Hospital honors nurse Trisha Plamondon with DAISY Award.

May 9, 2019

Trisha Plamondon – photo from SHLH.

Hospital honors nurse Trisha Plamondon with DAISY Award.

LUDINGTON — Trisha Plamondon, a nurse in the obstetrics department at Spectrum Health Ludington Hospital has been named the winner of the first DAISY Award For Extraordinary Nurses at the Ludington Hospital. The announcement was made at a ceremony today in front of Plamondon’s colleagues as well as physicians, patients and visitors, including the former patient who nominated her for the award.

“I was so honored and surprised to be nominated and then selected,” said Plamondon, who has worked at the Ludington Hospital obstetrics department since 2007. “I work with a fabulous group of nurses who work hard every single day to provide exceptional care to our patients as they bring new life into the world. I know that we all feel honored to do this work, and I am very appreciative of Erin for taking the time to nominate me and to share her story. I don’t feel that I did anything heroic on that day or anything particularly special for her because, frankly, every patient is special to me. A big part of my nursing practice is to put myself in my patients’ shoes and work to understand their situation and their feelings. To me, that’s the essence of compassion.”

The DAISY Award For Extraordinary Nurses is part of the DAISY Foundation’s program to recognize nurses for the care they provide. Based in Glen Ellen, Cali., the Foundation and the award, which is featured in hospitals around the world, was established by family members of J. Patrick Barnes, who died at age 33 in late 1999 from complications of a common auto-immune disease. DAISY is an acronym of “Diseases Attacking the Immune SYstem.” The care Patrick and his family received from nurses inspired them to develop the DAISY award to help honor and celebrate their compassion.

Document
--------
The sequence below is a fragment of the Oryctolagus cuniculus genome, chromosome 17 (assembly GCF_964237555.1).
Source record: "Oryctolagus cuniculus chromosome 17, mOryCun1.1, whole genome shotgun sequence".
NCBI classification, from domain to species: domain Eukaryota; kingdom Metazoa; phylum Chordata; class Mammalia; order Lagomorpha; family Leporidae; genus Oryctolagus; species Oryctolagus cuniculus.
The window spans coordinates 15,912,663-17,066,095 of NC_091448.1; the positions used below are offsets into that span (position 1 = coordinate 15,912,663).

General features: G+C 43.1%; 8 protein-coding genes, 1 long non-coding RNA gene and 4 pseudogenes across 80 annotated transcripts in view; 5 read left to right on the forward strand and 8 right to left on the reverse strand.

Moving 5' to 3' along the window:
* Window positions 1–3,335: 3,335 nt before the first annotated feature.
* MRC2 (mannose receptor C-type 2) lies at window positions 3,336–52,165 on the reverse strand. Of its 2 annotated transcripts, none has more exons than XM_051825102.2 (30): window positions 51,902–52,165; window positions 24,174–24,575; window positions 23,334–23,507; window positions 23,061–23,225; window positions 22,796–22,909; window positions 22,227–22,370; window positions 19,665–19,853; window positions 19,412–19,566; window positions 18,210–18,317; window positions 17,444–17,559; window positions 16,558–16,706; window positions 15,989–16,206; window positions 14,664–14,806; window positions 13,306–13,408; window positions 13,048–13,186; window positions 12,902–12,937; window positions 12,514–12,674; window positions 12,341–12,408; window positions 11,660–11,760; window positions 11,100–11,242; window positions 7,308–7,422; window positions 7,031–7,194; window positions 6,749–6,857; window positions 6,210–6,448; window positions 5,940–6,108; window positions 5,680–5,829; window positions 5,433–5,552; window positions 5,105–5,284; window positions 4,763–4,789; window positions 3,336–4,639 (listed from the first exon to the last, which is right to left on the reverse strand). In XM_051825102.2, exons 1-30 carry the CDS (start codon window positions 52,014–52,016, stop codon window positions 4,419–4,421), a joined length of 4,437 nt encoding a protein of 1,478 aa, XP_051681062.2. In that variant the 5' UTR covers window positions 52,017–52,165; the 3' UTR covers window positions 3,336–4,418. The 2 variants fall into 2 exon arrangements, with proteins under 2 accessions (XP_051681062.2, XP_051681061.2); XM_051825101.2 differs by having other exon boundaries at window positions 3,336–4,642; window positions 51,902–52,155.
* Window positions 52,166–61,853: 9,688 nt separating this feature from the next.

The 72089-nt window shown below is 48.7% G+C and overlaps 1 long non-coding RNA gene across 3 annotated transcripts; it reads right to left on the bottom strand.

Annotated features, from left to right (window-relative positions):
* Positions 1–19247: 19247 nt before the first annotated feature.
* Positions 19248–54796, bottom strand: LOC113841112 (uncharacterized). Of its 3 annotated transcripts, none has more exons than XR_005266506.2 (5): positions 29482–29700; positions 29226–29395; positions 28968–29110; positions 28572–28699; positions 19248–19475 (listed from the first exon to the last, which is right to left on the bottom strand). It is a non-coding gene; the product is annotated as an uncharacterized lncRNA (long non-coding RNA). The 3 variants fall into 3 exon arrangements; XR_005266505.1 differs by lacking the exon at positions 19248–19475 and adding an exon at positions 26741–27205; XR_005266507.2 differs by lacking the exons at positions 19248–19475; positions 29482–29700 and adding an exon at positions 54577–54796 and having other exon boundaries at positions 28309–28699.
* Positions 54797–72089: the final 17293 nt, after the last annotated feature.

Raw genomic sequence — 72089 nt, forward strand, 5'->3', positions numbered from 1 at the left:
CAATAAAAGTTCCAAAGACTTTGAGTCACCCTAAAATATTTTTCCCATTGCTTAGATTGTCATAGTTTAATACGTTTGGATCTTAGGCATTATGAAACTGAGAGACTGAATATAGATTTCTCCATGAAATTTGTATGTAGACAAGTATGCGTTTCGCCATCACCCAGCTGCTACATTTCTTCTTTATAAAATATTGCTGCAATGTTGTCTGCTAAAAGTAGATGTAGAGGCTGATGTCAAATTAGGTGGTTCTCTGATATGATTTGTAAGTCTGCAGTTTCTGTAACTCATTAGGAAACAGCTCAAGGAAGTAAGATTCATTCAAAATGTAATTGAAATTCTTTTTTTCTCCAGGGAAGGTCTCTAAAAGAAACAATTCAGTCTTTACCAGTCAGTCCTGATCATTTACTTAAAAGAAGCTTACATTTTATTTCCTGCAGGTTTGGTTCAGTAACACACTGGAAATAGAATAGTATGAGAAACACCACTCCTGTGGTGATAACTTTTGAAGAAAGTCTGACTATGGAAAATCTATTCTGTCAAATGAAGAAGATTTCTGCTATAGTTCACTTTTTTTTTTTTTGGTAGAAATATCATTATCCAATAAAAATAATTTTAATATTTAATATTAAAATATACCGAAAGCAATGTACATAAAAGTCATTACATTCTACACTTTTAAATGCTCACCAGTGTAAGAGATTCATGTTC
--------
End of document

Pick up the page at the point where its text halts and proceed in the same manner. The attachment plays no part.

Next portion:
Nurses are nominated by patients, families and colleagues, and they are chosen by a committee of nurses at Spectrum Health Ludington Hospital, using a methodology that hides the nominees’ identities but features the stories of why they are nominated. Awards are given three times a year, with each honoree given a certificate and a sculpture called “A Healer’s Touch.” Online nominations can be completed at www.spectrumhealth.org/Ludington by clicking on the DAISY Award section at the bottom of the page. At the Ludington Hospital, nomination forms and boxes are also at all nurse stations, in lobbies and in the medical offices.

Plamondon was nominated by Erin Wohlberg, of Ludington, who was present at the award presentation. Wohlberg’s nomination read in part:  “After having my second c-section in three years, I was tired and somewhat scared to be honest,” Wohlberg wrote. “Life seemed in my face and very real, and I believe Trisha could see that in me. She made me feel like an old friend, and I completely owe my sanity to her in those first few days of being a new Mom of two. Her attitude and demeanor was kind and gentle and I appreciate everything she did for me.”

According to Holly Thalman, nursing supervisor and DAISY Award coordinator at Spectrum Health Ludington Hospital, the inaugural DAISY Award ceremony was purposefully planned during National Nurses Week. “We are proud to bring the DAISY Award program to our organization and provide a way for patients and our staff to recognize our incredible nurses. Nurses are heroes every day, doing work that has a profound impact on the human condition. It’s important that our nurses know they and their work are highly valued.”

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